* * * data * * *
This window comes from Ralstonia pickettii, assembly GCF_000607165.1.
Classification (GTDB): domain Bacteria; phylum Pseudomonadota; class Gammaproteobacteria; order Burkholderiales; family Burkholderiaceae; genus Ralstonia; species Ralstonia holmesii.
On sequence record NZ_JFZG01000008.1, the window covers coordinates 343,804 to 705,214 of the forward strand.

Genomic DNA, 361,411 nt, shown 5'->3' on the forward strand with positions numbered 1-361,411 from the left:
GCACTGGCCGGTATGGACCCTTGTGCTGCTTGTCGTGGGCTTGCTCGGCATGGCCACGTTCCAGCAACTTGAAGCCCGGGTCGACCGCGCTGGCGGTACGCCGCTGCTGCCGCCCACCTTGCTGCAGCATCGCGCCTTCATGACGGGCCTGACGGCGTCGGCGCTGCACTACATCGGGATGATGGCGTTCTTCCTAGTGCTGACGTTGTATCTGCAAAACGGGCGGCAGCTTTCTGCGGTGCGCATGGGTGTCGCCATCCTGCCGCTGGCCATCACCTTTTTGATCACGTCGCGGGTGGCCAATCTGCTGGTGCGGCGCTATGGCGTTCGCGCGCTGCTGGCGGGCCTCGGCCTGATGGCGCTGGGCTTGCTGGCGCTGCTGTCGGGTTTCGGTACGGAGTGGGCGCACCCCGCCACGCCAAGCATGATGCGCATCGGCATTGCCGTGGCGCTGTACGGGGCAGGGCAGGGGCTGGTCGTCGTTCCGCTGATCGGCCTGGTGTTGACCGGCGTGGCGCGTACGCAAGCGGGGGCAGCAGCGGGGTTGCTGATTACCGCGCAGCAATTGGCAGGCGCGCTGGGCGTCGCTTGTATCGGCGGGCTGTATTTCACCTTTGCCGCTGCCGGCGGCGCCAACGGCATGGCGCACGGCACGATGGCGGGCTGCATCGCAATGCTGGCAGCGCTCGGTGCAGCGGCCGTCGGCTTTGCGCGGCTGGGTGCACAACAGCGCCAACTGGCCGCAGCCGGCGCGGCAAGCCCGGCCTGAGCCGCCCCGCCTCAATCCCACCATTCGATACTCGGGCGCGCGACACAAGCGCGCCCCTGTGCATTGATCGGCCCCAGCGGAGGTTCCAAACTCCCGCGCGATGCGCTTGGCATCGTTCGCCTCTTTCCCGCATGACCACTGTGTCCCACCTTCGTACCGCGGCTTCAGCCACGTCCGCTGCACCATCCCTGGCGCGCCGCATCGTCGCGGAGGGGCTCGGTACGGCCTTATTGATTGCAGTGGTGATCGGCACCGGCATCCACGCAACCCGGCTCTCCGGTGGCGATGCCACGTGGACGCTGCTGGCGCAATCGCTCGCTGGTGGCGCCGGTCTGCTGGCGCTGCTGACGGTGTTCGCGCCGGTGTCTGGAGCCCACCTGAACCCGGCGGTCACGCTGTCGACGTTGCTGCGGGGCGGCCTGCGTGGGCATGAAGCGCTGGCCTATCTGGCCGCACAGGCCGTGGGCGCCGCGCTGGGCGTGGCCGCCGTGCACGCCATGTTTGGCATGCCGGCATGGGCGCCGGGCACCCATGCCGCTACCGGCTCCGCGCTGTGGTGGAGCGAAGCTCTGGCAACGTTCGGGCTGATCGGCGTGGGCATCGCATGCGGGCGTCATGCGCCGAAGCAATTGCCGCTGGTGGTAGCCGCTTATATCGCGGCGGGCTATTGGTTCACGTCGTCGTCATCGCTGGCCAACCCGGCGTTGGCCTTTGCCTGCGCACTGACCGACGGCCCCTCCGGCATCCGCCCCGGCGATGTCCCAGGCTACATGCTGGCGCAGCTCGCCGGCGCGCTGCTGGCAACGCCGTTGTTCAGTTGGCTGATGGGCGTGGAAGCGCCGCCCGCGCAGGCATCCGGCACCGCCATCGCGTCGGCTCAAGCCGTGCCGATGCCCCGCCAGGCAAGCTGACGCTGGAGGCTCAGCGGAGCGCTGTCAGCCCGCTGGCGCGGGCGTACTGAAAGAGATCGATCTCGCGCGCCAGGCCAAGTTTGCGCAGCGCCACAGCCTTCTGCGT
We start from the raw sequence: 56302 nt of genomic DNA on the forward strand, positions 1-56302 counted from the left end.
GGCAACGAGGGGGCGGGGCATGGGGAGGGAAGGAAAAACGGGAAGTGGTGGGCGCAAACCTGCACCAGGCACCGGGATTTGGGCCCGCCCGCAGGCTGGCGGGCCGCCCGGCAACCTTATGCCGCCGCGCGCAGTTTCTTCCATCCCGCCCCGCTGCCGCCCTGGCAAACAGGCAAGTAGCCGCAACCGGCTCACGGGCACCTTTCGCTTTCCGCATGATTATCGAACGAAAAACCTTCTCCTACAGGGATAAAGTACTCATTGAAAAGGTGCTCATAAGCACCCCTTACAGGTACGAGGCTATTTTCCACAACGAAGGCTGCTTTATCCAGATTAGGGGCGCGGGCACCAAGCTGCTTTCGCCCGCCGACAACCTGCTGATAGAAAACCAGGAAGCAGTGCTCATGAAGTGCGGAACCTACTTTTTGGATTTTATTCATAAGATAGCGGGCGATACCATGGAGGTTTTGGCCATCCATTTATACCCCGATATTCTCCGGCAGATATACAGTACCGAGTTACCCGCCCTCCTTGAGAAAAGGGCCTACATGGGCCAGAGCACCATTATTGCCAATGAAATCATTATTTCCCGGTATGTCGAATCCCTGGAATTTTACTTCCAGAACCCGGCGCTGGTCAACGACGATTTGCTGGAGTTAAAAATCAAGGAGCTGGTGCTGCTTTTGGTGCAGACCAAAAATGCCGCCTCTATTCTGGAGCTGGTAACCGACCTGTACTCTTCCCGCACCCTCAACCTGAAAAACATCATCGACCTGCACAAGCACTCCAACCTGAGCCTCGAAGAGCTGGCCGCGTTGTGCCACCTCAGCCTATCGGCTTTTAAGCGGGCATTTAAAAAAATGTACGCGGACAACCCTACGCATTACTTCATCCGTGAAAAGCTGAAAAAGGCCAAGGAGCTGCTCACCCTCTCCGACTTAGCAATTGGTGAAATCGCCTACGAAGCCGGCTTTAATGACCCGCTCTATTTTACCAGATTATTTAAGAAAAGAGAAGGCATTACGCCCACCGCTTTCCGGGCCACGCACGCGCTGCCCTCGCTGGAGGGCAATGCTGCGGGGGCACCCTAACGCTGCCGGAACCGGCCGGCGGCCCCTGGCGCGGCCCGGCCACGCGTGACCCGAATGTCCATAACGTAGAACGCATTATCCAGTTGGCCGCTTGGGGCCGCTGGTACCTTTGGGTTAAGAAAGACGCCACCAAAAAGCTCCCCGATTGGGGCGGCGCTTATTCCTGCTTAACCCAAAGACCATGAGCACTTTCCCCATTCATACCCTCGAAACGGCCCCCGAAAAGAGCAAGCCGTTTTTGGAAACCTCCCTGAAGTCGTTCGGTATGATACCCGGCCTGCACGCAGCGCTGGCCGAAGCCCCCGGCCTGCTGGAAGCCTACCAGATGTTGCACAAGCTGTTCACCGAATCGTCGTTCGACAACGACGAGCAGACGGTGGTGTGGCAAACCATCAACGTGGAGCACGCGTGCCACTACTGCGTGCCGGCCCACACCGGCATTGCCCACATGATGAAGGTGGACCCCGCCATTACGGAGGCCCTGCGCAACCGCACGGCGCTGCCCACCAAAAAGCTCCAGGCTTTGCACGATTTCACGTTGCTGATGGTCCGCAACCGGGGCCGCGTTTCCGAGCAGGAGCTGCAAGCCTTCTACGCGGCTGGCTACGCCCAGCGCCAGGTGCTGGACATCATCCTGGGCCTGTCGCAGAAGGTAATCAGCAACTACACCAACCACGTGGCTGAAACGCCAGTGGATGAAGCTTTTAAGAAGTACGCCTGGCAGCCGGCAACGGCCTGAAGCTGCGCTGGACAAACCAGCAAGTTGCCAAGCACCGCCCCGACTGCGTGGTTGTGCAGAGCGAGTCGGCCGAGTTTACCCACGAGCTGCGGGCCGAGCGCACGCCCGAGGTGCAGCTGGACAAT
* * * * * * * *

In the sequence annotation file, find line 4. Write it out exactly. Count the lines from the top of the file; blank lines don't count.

Genomic DNA, 361,411 nt, shown 5'->3' on the forward strand with positions numbered 1-361,411 from the left: